Here he is arguing for the lowering of the age of consent to 14. Presumably he was out at Westminster Cathedral yesterday protesting that The Church wasn’t defending the right of adult men to have sexual relationships with teenage boys. [added: “protesting about the fact that”, not “protesting that”, is what I meant.]

I can see what Madame E. is pissed off by, and I am with that Canadian chap whose blog I can’t recall when he said “what I don’t understand is how the Irish bishops came out of that meeting [the ad limina] alive”. But I don’t see much desire to get to the truth when someone publishes something that half an hour of attentive googling would have shown was crap. If someone in my family were found to have been molesting children, and the publicity around the fact was taken up mostly with malicious smears against another member of the family, my PR efforts would be concerned with defending the latter. My PR efforts. I can’t do much to find out the truth of the various cases involved – all I know is what I find on the internet, put together with my own experience. I can do something to check the veracity of the news reports (and therefore, the reporters could have done the same, since I don’ t believe they don’t have google). I can’t individually help people who were molested, traumatised and abused – I don’t know of any, and  if I tracked some down I am not sure they would welcome contacts from random strangers saying “Hi, I’m sorry you were hurt by a Catholic and I’d like to make it up to you”. I can’t hunt down abusers or make informed complaints or rebukes to people who deliberately or not failed to do anything to prevent children being abused. I’ve got nothing profound to write about evil or ecclesial reform.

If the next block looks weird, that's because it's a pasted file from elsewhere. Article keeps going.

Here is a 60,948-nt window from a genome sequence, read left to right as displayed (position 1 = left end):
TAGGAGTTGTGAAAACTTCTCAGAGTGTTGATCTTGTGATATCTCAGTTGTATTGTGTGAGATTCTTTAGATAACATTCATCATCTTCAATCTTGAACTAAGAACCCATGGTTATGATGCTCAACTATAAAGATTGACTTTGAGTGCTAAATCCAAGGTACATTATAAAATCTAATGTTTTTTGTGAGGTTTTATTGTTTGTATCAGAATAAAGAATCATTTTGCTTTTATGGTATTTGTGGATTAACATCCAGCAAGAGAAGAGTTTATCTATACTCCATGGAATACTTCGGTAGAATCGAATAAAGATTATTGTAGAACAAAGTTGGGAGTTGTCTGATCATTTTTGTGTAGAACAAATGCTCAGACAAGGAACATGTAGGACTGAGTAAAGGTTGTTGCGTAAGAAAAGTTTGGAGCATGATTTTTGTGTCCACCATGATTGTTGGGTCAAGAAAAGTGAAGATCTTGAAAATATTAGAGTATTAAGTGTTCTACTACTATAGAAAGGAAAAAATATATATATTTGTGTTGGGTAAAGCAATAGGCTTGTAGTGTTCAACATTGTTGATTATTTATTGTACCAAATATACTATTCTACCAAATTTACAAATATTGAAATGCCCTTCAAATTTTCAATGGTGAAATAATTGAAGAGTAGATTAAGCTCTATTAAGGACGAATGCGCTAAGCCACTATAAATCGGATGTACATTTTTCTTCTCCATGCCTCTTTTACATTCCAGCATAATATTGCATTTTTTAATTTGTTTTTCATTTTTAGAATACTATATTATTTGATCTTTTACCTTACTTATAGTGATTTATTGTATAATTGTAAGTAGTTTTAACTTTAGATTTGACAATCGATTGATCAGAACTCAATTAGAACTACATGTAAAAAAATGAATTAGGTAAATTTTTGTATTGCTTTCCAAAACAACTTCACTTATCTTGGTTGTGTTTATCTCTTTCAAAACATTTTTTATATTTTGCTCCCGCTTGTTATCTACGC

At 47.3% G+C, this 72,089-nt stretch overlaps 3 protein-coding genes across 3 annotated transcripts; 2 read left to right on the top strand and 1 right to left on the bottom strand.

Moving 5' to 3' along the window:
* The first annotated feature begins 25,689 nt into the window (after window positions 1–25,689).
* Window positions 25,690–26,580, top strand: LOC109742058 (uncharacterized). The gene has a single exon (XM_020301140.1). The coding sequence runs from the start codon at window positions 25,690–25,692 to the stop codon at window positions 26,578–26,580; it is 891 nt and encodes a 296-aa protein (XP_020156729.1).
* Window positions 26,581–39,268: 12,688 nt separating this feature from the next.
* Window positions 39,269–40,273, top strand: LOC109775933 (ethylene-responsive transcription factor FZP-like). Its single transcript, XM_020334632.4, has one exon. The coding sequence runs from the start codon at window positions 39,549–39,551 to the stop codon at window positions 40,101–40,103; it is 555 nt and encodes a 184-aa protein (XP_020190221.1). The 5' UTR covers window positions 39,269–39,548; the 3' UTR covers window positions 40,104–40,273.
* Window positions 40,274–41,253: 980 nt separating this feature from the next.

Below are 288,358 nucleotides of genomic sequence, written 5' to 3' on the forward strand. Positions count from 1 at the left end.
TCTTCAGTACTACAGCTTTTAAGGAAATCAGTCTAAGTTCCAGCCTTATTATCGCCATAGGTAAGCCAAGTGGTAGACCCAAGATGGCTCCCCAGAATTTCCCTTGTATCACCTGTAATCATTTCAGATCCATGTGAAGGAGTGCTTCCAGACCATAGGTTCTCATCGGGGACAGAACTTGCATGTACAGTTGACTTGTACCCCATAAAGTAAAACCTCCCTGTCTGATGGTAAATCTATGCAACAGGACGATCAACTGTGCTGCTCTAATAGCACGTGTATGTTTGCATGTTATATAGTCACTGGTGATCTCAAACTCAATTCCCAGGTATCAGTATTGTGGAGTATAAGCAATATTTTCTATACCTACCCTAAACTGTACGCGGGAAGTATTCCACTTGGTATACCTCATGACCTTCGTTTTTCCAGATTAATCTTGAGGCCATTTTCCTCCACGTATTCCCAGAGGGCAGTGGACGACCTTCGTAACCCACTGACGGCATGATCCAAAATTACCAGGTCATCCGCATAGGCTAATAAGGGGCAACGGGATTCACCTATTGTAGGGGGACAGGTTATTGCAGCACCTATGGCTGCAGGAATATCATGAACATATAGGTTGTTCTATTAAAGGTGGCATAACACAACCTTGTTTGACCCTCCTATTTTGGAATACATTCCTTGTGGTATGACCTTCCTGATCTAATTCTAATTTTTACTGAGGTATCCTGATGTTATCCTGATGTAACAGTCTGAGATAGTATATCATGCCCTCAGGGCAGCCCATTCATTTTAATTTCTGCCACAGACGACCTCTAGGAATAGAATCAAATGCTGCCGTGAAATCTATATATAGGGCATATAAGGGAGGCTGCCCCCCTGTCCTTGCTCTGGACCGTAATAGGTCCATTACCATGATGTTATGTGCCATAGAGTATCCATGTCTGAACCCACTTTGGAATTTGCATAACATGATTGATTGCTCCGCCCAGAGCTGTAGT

I can see inconsistencies and lies and smears in the press, and point them out. These smears and lies are just another  example of worshiping some idol of our own rather than the Truth, are just another refusal to live by the truth, the same refusal that leads to the covering-up of child abuse.

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